Although I stand by my claim that this hashtag network indicates something about social movement culture, I should note a few important limitations.  First, the use of a hashtag involves a person deciding how they would like others to categorize their declarations.  These are professions of manifest culture; latent culture remains hidden.  Second, Twitter is not a form of social media that is used by everyone; according to the Pew Internet Project young adults, urbanites and African-Americans are disproportionately likely to post to Twitter.  However, it’s important to note that this is exactly the population that forms the strongest constituency for the Millions March in New York City. In addition, even with the limitations I’ve just noted, the conversation on Twitter is much more expansive and inclusive than the conversation within the movement’s core organizing cadre.  If we’re interested in distinctions between leaders and potential participants in a social movement, Twitter is a pretty good place to look.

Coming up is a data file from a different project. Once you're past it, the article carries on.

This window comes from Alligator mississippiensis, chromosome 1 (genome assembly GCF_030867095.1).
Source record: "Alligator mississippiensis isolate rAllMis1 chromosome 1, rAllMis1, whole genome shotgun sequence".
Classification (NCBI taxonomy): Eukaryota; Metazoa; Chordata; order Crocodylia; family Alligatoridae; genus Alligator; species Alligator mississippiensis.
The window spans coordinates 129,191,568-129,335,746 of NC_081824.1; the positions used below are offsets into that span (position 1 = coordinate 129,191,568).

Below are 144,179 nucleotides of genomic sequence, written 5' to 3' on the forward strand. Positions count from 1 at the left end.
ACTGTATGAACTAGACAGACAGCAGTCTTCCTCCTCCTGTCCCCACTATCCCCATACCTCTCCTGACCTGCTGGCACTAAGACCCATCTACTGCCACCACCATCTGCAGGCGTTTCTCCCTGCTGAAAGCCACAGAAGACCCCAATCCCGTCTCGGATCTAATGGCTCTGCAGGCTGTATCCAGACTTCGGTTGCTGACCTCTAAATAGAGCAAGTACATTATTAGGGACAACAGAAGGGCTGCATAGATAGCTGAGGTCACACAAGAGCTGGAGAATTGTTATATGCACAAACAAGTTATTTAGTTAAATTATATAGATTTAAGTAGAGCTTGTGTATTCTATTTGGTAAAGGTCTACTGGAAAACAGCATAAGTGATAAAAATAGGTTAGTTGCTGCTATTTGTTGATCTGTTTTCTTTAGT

Tool Postscript. For data gathering, I used the Twitter API.  For data processing, I used UCINET.  For data visualization, I used NodeXL.

A Map of Popular Connotations for 12 Social Media Sites, Winter 2014

If I say “Facebook is…,” how would you complete the sentence?

The response of any individual person to that question may be idiosyncratic, but when we look at the aggregate patterns that build up across the responses of many people, trends emerge that reflect our cultural beliefs and values regarding social media.  One convenient way to track trends is through Google Autocomplete.  When you enter a term in the Google search bar, have you ever noticed that certain suggestions appear to complete your thought automatically?

Google Autocomplete suggestions in November of 2014 for Facebook Is...

These are not random suggestions.  Rather, they reflect a weighted combination of how often different phrases appear in other Google “users’ searches and content on the web.”  Speaking in sociological terms, they are an indication of the most salient cultural associations with the phrase you’ve started typing.